This connective tissue we are smoothing out is called fascia.  Fascia is found throughout your entire body.  The very abridged version is that it surrounds the fiber clusters that create your muscles and  muscles on a whole.  Using a foam roller in a short term sense smooths out this tissue and allows the fascia to move easier.  This breaking up stiffness in the connective tissue is scientifically called myofascial release.  In the long term, rolling actually contributes to changing the structure of your muscle.  It does this by breaking down your muscle on a cellular level.  It doesn’t just reset how the cells are sitting, but generate more cells.  This makes the muscle longer and a longer muscle moves better.

If you’ve ever used a foam roller before, you’re aware that some parts of your muscle hurt more than others.  We are going to refer to these as “hot spots”.  As you move through the muscle and find them, you want to stop and spend a little time on that area.  When you are directly on one of those areas you’re providing a deep pressure that allows the muscle to relax.  Just like trigger point therapy, the deep pressure sends a message to your brain.  Sending that message breaks the feedback loop of pain and provides a relaxing effect.  This will eventually reduce the amount of pain you’re feeling.  Soon enough that hot spot your feeling will no longer exist because the fibers of your muscle and the fascia around it will have smoothed out and relaxed.

What Type of Foam Roller Should I Use

When foam rollers were first introduced the hardest thing about them was access.  If you were instructed to use one during this time I’m sure you can remember some trials.  Having to go to the depths of the darkest aisles of target only to find they were sold out.  If they weren’t sold out you had one option. Thankfully we have come very far since then and foam rollers are easily accessible with a lot of different options.

Let’s break down what makes a good foam roller.  The most important thing is a hard inner core so it won’t compress and soften over time.  That means you have more control how much pressure you’re applying on the foam roller.  You are deciding the intensity of the sensation.  If you have a foam roller that is all foam after many uses eventually it gets soft and doesn’t do as good of a job.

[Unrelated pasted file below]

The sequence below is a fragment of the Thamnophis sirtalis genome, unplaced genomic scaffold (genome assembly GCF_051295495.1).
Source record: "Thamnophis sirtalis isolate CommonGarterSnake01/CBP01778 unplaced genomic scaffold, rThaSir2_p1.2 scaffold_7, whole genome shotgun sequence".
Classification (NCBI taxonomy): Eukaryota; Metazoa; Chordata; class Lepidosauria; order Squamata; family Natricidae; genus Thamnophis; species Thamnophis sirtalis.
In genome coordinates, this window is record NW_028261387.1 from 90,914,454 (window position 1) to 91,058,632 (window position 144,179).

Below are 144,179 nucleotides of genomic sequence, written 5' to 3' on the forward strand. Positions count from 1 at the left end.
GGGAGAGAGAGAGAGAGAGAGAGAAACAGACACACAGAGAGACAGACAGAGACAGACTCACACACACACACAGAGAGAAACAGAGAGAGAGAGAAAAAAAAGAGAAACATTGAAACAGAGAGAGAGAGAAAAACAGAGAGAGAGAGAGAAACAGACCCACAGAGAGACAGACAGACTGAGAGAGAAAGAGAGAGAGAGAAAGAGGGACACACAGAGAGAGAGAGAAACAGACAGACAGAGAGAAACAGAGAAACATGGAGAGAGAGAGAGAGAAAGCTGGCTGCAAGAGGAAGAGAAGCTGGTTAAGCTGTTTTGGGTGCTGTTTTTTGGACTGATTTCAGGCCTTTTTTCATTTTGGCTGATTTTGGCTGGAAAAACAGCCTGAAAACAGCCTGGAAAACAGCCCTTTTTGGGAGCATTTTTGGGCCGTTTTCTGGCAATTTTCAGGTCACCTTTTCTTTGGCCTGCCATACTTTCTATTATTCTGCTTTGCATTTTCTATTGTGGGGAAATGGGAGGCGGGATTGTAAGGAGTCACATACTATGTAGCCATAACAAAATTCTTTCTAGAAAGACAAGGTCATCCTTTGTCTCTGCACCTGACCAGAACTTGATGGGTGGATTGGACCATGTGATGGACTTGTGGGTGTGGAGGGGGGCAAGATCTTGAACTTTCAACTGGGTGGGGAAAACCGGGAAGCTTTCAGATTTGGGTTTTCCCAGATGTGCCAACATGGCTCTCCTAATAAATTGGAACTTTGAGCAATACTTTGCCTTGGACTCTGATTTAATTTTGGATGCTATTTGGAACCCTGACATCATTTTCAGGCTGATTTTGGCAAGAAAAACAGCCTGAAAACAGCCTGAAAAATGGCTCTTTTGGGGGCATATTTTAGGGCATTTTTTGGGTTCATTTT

Depending on if you’re used to rolling or not will determine how hard you want your foam roller.  As a beginner, a soft exterior will allow you to put more weight on the area.  This will allow you to hold where you’re feeling a more tender pressure point.  If your roller very hard, you most likely will give up.  In order to make rolling as effective as it can be you need to be able to tolerate rolling for the correct amount of time. 


Overwhelmingly we want to say YES!  Yes, foam rolling is beneficial for muscle recovery.  It makes it faster and better.  Yes, you can roll almost anywhere in your body.  All muscles are game!  Now that you know what type is best for you, next week we will go over how to roam roll.  Are you working with the wrong equipment?  You’re in luck!

If you’re interested in buying a new foam roller, you can purchase the type used in our demo here and pick up at our office.  The cost is $40.00.  It is an eligible HSA purchase and is tax free!